Legacy Steel Buildings

Sometimes reliability can be in short supply in a boom town, and in the rapidly growing Bakken Shale area of North Dakota around Williston, a company that is able to deliver what it promises is a valued commodity. Legacy Steel Buildings has been delivering quality and reliability in the Bakken Shale region with hundreds of buildings, says Bruce Engkjer, vice president and co-owner.

To service its many customers in the Bakken Shale, Legacy Steel Buildings has established offices in Dunn Center, Ray and Belfield, N.D. “We just finished a building 300 feet wide for CSI, a division of Dupree Energy, just outside of Williston and are now starting a 60,000-square-foot building for Coca-Cola in Williston,” Engkjer announces. “I think the biggest advantage is our quality.”

Sometimes Legacy Steel Buildings will help competitors’ customers who have been abandoned by the steel building company they chose. “We’re a manufacturer, so we vetted the people who put our buildings up so that we know we’re not going to have any problems with them ,” Engkjer emphasizes. “It’s very important for us to protect our reputation. So if we give someone a name, we want to make sure they do a good job.”

Legacy Steel Buildings does not have to look hard to find good erectors. They have flocked to the Bakken Shale region from as far away as Minnesota, Texas, New Mexico, Oregon, Washington and Montana. 

Engkjer’s father and grandfather started as farmers in Minnesota but became so involved with erecting steel buildings and Quonset huts that they dropped farming and erected buildings full-time. When their modifications of manufacturers’ buildings became popular with other erectors, they dropped building erection and concentrated on manufacturing steel buildings full-time. “We went out and paid our dues, which was the best way to learn the business,” Engkjer declares.

He estimates that from 35 to 40 percent of the company’s business is international. Legacy Steel Buildings has shipped a large warehouse to Brazil and manufactured a 120-foot-tall building for Zambia that uses 120-ton overhead cranes to service huge mining trucks. Some of the company’s structures sent to Madagascar are designed to withstand wind loads of 171 miles per hour.  An important advantage to Legacy Steel Buildings is that they can span 350 feet without interior support.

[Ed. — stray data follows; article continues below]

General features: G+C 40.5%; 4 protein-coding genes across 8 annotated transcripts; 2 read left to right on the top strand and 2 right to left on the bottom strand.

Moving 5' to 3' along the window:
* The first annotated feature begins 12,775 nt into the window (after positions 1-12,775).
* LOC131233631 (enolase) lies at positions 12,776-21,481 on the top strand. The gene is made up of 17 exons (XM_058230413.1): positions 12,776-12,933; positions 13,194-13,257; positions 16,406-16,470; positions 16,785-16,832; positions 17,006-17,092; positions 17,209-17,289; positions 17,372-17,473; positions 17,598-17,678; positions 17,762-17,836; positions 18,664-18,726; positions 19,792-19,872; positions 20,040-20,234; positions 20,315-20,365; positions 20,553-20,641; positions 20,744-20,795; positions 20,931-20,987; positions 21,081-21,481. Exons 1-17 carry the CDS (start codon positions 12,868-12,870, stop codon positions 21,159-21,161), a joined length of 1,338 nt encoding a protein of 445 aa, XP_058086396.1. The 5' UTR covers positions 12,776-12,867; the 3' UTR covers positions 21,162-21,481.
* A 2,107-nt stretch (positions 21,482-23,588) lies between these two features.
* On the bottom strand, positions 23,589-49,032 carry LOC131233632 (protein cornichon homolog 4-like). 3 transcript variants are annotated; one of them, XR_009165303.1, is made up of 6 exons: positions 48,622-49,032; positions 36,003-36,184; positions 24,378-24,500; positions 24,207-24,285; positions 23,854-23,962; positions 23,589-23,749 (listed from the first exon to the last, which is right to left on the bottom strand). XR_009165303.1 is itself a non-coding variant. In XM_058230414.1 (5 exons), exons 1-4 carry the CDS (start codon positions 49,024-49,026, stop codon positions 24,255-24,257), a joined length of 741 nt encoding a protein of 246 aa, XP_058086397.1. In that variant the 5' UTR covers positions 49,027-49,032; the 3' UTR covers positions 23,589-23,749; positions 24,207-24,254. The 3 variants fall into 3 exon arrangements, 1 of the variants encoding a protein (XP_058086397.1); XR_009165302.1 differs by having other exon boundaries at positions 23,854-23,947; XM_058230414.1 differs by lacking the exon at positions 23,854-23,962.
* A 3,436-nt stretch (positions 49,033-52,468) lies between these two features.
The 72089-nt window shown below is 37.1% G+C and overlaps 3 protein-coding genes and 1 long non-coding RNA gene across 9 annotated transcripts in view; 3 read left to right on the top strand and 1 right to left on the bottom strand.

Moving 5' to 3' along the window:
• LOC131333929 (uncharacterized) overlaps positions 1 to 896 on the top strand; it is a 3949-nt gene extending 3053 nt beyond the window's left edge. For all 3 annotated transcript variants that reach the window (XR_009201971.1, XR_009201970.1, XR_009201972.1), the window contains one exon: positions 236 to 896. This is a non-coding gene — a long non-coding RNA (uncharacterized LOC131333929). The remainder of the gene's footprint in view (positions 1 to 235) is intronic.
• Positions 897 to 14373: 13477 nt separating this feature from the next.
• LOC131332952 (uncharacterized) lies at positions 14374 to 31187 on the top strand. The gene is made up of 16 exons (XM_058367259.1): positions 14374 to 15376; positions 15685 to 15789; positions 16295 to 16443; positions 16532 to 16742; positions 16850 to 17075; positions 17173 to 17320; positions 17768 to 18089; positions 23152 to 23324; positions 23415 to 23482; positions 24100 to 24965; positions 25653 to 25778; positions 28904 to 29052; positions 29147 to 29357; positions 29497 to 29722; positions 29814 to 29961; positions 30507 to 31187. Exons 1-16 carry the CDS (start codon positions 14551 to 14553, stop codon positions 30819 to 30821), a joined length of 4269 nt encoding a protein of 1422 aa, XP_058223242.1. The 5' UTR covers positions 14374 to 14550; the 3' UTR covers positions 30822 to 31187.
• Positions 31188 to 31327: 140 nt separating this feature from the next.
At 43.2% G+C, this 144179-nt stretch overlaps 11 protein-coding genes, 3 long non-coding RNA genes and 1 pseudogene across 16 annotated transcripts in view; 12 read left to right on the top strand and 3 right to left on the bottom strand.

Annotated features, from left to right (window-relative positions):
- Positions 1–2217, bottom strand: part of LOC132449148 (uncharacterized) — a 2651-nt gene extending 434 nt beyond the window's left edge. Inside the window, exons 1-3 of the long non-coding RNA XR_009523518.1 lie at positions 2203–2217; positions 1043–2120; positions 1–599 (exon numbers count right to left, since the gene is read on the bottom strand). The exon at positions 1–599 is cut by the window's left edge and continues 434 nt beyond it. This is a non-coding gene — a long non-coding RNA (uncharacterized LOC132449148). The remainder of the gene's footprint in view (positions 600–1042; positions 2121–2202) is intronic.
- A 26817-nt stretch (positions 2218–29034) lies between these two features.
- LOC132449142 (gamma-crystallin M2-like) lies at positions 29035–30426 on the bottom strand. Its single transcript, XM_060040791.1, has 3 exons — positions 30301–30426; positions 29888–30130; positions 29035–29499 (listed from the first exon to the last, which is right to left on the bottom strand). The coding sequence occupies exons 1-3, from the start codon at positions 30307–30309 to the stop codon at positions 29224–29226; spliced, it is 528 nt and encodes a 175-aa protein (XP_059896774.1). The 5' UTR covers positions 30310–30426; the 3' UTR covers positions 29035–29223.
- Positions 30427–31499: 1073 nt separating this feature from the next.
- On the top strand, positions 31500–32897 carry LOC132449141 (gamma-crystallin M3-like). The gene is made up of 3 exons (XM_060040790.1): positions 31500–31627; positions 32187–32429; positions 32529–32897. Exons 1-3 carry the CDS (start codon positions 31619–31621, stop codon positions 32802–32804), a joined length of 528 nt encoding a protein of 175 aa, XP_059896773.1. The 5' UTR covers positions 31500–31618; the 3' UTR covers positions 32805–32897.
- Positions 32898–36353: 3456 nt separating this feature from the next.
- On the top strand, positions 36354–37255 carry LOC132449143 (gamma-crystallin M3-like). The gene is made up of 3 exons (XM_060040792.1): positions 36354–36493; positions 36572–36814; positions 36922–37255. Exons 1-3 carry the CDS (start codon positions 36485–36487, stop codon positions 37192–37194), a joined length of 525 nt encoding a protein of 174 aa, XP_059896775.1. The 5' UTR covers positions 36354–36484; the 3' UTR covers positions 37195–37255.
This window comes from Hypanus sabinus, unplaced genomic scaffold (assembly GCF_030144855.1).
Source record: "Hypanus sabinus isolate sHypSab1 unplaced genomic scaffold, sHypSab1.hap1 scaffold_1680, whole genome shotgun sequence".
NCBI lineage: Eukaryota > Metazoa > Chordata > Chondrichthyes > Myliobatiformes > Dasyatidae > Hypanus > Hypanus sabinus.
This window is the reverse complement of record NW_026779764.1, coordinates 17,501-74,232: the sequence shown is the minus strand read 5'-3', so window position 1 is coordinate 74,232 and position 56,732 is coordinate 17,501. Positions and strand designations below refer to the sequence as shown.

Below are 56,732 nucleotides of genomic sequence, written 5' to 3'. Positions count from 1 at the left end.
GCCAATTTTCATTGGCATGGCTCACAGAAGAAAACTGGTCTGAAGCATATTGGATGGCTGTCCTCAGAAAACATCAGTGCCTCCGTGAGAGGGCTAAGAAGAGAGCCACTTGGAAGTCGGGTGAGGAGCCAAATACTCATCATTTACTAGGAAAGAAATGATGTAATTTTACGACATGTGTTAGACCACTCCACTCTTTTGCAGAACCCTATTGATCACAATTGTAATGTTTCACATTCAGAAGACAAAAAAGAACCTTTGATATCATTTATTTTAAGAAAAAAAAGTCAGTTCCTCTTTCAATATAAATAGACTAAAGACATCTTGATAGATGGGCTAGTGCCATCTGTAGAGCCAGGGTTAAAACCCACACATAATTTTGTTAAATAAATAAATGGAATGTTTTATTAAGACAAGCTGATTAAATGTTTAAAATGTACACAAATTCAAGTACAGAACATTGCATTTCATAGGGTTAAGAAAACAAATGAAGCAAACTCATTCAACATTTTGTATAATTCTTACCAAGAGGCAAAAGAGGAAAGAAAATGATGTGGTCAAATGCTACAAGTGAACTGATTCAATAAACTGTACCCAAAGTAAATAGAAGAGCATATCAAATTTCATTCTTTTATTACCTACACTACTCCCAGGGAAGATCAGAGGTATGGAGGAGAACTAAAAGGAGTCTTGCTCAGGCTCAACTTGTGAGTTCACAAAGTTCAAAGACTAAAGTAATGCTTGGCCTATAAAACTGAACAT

“The international business is superb and is getting better all the time,” Engkjer emphasizes. Industries that are using Legacy Steel Buildings include aviation, mining, trucking, concrete manufacturing, railroad transloading, energy, manufacturing and warehousing, “We’re involved in a little bit of everything,” he continues. “We do a lot of pretty creative, innovative things when it comes to our buildings. If a corporation or somebody needs something very unique for a special application, that is something we really shine at.”

Shipment Time

The supply of raw materials affects shipment time. “We never really run out of raw materials because we anticipate what is happening in the market, and that is incredibly advantageous to us,” Engkjer points out. “General Manager Pat Kern does a great job of anticipating market swings, and so he’s done a tremendous job to make sure that we’re always in control of our own destiny rather than having somebody else determine it.”

Obtaining raw materials – the buildings all use galvanized steel – when prices are low enables Legacy Steel Buildings to deliver its projects quickly and at an advantageous price. “We can usually get a set of drawings to someone within about a week-and-a-half to two weeks,”’ Engkjer estimates. “It depends on how sophisticated it is. We can usually ship buildings within six to eight weeks, sometimes less. If a rush is on it, we can expedite it and get it out quicker.”

The time for erecting steel buildings depends on their size and complexity. A small Quonset hut can be put up in a few days. Tall metal buildings may take from three to eight weeks to six to eight months depending on their size. Most of the structures are built on concrete pads and piers, and most have floors, although some buildings used for agricultural purposes do not.

Legacy Steel Buildings has been taking advantage of government assistance in attracting business. “The North Dakota Trade Office has been a real asset to our corporation, and the other is the Department of Commerce,” Engkjer acknowledges. “The Department of Commerce has done a lot of introductions of our company to various companies worldwide, and so we’re fortunate in that respect,” he concludes. “They’ve certainly been a help to us.” 

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